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(yăn-gŏn`), formerly


(răng-go͞on`), city (1983 pop. 2,458,712), former capital of Myanmar and capital of Yangon region, S central Myanmar, on the Yangon River (a mouth of the AyeyarwadyAyeyarwady
or Irrawaddy
, chief river of Myanmar, c.1,000 mi (1,600 km) long, formed by the confluence of the Mali and Nmai rivers in N Myanmar. The combined stream flows south through gorges strewn with rapids past Myitkyina, Bhamo, Mandalay, Pakokku, and Pyay; it
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) near its entrance into the Gulf of Martaban. The largest city in Myanmar, Yangon is the transportation hub of the country and its commercial and industrial center. Major exports include rice, teak, petroleum, cotton, and metal ores; there are rice mills, sawmills, oil refineries, and steel, iron, and copper mills.

Probably founded in the 6th cent., it was until the 18th cent. a small fishing village, dominated—as is the modern city—by the most celebrated temple in Myanmar, the golden-spired Shwedagon Pagoda. Alaungapaya, the founder of the last line of Burmese kings, made the town his capital in 1753. Under his rule Yangon was given its present name ("Rangoon" is a less accurate transliteration) and was built up as the chief port of Myanmar. It was held briefly by the British in 1824–26; after it came under British rule in 1852, it was transformed into a modern city. Yangon was heavily damaged by an earthquake and tsunami in 1930, and again in World War II. In 2005 the government announced that it was relocating the capital to what became NaypyidawNaypyidaw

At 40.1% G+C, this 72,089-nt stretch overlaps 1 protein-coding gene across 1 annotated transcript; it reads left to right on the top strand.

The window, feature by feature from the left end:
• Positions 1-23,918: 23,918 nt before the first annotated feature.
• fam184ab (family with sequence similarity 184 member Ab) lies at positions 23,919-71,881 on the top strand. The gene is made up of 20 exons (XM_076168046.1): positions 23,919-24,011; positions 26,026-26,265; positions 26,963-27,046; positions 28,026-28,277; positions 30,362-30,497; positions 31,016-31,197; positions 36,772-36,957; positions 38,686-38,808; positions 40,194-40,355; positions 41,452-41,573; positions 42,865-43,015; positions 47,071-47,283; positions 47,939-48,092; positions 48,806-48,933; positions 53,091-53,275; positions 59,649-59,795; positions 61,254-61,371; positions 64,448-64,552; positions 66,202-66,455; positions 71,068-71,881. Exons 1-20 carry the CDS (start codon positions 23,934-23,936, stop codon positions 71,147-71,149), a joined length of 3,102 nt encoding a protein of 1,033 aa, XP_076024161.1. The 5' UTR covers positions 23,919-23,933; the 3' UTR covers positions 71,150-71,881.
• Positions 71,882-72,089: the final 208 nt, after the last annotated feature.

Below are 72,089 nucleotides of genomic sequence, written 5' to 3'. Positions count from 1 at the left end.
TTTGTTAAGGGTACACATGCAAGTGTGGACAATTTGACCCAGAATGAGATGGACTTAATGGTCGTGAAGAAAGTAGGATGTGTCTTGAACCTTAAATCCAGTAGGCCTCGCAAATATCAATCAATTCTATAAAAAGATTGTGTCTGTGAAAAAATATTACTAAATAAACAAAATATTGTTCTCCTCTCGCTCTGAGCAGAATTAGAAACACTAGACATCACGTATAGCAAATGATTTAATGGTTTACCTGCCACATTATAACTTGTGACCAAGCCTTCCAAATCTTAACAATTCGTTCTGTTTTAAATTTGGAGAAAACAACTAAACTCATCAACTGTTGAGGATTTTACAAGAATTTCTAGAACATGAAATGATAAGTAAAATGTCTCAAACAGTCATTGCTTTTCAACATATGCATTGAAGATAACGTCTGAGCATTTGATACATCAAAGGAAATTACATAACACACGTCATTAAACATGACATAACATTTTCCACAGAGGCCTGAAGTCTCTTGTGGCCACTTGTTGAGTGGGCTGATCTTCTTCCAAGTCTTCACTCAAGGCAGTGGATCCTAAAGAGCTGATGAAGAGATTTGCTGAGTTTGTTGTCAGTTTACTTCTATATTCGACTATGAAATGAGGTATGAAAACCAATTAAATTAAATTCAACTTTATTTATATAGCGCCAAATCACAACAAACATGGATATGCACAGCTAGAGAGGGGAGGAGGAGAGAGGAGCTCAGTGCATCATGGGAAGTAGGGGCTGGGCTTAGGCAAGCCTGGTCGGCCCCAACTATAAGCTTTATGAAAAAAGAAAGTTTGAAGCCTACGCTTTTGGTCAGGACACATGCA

or Naypyitaw
, capital city of Myanmar and union territory (2009 est. pop. 925,000), 2,724 sq mi (7,054 sq km), in the S central part of the country.
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, in S central Myanmar, and began transferring government offices there; much of the transfer was completed by 2006. The Yangon Univ. was founded in 1920 as Rangoon Univ. and reorganized in 1948 and again in 1964, when it became the Rangoon Arts and Science Univ.; it was renamed in 1989.

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the capital and chief port of Myanmar (formerly Burma): an industrial city and transport centre; dominated by the gold-covered Shwe Dagon pagoda, 112 m (368 ft.) high. Pop.: 4 082 000 (2005 est.)
Collins Discovery Encyclopedia, 1st edition © HarperCollins Publishers 2005